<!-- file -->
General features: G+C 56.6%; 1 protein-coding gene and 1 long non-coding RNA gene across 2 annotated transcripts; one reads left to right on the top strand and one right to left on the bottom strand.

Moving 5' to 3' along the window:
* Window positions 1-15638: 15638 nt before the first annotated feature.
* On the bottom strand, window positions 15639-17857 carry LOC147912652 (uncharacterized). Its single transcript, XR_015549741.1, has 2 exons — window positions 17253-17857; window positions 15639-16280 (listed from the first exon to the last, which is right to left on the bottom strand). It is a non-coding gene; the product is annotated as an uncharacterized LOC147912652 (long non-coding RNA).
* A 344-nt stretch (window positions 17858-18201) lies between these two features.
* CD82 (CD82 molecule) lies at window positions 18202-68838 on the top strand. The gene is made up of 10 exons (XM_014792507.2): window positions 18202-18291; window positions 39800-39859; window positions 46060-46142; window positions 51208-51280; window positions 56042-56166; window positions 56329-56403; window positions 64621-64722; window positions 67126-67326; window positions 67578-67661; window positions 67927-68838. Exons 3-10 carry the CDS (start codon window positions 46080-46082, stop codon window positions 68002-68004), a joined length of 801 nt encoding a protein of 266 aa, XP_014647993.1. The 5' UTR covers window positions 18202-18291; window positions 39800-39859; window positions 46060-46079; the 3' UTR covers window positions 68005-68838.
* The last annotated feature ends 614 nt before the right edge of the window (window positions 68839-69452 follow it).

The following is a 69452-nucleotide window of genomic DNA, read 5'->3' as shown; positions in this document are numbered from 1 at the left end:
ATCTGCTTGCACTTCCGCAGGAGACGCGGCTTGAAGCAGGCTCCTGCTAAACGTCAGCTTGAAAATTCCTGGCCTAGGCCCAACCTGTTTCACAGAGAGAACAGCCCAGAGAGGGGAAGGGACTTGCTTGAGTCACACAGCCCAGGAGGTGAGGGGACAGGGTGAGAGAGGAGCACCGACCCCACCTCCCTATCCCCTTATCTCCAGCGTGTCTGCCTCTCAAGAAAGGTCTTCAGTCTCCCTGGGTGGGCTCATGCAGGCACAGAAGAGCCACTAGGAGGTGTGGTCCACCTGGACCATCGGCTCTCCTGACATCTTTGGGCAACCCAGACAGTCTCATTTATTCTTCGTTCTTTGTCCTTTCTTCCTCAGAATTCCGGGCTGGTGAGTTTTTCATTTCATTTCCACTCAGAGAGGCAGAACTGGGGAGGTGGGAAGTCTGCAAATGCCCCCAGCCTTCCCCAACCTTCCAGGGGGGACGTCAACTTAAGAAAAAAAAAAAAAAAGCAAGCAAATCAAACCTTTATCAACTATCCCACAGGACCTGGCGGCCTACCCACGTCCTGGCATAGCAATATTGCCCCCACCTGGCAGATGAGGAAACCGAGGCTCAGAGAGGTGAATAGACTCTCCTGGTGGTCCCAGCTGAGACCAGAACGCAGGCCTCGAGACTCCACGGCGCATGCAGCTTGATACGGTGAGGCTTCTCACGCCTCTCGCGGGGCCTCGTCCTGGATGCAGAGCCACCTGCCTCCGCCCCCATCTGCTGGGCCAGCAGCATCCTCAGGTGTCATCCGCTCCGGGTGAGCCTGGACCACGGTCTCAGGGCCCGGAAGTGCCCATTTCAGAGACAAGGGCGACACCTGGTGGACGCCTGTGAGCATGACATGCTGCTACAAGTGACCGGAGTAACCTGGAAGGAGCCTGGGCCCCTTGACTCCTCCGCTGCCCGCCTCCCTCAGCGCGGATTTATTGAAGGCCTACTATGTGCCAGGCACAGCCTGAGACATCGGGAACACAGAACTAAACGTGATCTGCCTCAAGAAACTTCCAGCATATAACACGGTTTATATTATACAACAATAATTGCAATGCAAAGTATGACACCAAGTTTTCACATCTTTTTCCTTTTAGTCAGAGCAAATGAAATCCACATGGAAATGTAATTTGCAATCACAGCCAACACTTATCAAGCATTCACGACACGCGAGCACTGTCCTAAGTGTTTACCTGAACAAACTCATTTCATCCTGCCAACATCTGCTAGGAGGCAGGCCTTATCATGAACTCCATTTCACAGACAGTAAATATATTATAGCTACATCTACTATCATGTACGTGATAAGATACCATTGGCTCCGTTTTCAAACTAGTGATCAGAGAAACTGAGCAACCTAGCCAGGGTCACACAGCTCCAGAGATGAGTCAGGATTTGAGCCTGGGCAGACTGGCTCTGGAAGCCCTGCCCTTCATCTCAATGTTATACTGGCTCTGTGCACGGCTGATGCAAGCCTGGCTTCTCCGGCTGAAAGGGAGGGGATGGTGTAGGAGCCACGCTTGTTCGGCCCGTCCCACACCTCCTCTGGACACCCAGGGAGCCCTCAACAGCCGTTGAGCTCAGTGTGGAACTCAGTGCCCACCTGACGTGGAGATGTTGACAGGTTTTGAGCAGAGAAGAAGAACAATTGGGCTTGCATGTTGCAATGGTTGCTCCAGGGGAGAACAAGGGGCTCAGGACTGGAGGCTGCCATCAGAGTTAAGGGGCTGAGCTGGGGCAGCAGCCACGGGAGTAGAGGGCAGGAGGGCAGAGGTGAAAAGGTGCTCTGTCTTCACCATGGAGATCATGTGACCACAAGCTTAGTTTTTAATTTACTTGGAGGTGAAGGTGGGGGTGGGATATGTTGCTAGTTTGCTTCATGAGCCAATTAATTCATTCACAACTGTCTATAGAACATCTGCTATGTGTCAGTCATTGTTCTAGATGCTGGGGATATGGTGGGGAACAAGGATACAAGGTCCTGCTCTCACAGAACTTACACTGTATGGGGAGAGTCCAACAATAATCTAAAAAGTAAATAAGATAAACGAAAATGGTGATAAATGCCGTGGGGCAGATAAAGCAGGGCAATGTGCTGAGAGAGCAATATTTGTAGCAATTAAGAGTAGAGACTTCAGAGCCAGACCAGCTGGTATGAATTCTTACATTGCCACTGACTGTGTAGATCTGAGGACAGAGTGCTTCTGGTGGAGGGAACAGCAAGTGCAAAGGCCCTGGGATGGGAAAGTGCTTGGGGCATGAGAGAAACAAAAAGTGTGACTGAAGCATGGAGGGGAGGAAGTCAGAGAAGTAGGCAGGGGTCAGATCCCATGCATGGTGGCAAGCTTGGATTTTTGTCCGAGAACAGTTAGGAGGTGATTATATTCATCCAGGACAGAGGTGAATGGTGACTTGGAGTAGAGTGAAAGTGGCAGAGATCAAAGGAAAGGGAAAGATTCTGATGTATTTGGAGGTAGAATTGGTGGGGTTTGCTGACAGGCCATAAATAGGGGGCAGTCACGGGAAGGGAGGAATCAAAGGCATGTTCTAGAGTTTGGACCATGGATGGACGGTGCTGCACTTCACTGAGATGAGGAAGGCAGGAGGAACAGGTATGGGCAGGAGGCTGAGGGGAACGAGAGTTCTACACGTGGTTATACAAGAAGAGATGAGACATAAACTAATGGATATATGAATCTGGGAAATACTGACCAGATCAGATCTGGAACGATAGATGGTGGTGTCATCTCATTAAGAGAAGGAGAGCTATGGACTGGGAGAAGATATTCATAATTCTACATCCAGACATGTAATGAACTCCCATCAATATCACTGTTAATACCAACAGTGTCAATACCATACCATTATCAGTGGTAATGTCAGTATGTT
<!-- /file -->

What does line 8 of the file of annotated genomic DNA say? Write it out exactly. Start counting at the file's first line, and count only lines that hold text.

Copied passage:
The following is a 69452-nucleotide window of genomic DNA, read 5'->3' as shown; positions in this document are numbered from 1 at the left end: